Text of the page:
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  17. Ted DuPuis

    Ted DuPuis Administrator Management Council Member

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    #bandozer
    I think it depends on how long you want to live like that for. I could see living like that for a few years (like until you're blessed with grandchildren), and then return to normalcy.
     
  18. Warlock

    Warlock Cleared for Takeoff

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    I will have a great time soon come May for about 5 weeks from the week before Memorial Day in the BVI and end up at Liberty Landing, Jersey by July 4th weekend with a possible stop in Bermuda...I average 30 or so days a year on sailboats...if I was younger...single and did not have kids I probably could have wandered the world in a sailboat...but age makes me wanting and enjoying comfort, post adventure...I have tried to live life along the way and I think Ted your the same...no regrets...and now still looking for the next adventure!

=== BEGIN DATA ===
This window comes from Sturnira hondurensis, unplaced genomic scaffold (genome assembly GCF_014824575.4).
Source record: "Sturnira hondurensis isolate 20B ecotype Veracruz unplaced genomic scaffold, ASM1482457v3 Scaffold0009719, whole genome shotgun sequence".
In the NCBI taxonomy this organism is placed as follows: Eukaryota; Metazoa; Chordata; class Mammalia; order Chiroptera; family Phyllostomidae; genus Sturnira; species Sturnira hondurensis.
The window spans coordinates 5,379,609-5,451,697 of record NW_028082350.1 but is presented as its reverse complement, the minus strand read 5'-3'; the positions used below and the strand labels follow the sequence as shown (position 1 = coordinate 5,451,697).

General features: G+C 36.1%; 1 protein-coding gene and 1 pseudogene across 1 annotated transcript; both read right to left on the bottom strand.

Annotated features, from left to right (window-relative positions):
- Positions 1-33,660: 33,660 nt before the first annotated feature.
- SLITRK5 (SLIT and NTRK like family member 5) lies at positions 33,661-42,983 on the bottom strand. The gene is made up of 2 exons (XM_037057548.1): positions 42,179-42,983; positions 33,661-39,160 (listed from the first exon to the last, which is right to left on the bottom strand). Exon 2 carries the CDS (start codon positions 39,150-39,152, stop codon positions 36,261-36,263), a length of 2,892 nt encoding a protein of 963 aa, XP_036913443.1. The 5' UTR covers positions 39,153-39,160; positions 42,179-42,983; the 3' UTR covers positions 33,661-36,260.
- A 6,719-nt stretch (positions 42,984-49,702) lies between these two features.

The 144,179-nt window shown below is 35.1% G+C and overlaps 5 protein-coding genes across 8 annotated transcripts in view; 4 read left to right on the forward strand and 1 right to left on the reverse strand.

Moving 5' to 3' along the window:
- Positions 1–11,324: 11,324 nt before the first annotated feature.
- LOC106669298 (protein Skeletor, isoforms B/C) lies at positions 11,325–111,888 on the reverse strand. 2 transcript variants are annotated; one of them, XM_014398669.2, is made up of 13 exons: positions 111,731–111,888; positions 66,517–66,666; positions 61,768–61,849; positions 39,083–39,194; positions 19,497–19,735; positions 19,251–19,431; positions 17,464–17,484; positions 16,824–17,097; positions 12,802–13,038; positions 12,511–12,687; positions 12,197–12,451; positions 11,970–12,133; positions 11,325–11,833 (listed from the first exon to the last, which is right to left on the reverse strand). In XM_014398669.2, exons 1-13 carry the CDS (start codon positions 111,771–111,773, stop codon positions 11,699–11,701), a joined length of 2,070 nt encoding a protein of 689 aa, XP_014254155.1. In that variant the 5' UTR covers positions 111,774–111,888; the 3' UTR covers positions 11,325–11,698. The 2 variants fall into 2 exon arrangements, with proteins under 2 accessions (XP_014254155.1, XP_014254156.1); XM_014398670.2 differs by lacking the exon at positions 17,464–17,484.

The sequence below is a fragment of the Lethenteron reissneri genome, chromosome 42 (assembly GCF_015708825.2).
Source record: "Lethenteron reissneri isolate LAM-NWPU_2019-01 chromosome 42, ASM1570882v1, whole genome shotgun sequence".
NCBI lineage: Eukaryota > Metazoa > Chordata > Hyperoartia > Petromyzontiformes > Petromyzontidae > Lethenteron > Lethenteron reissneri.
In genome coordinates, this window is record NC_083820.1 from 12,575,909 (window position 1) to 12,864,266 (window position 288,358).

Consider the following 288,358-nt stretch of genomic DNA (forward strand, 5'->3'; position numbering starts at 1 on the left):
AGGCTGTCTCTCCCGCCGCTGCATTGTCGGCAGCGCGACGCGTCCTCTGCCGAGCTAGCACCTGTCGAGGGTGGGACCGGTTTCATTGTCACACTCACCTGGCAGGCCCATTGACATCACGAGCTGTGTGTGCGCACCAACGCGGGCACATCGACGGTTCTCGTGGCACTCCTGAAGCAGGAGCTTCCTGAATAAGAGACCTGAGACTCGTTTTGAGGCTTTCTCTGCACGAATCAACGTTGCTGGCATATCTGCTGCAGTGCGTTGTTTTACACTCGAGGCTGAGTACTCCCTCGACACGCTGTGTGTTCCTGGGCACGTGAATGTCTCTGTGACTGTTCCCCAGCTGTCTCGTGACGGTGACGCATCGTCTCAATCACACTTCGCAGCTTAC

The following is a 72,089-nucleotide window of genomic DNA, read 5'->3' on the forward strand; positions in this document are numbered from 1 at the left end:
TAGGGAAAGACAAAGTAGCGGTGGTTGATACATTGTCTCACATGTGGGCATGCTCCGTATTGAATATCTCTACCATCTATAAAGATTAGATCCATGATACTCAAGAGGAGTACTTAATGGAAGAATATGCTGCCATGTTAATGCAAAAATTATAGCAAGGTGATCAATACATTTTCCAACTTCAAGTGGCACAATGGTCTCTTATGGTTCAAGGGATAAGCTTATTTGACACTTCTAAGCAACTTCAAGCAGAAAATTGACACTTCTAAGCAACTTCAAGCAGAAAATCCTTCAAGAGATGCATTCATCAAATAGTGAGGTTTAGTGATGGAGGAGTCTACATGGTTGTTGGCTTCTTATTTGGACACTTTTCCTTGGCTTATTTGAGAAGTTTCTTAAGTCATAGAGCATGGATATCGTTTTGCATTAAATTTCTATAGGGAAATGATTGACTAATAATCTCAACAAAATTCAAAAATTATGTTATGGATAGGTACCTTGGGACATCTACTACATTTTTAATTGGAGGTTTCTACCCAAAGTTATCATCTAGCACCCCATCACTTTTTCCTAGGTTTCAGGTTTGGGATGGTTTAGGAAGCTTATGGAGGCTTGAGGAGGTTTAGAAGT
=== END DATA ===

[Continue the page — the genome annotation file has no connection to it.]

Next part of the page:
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  19. Ted DuPuis

    Ted DuPuis Administrator Management Council Member

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    I could see us doing the boat thing at some point, but honestly I could see us doing motorcycle tours first in our retirement. Maybe after we finally do the long motorcycle trips we'd planned to do before kids we'll switch it up and live on a boat for a while, or at least learn to sail, something else we'd wanted to do before kids.
     
  20. murphey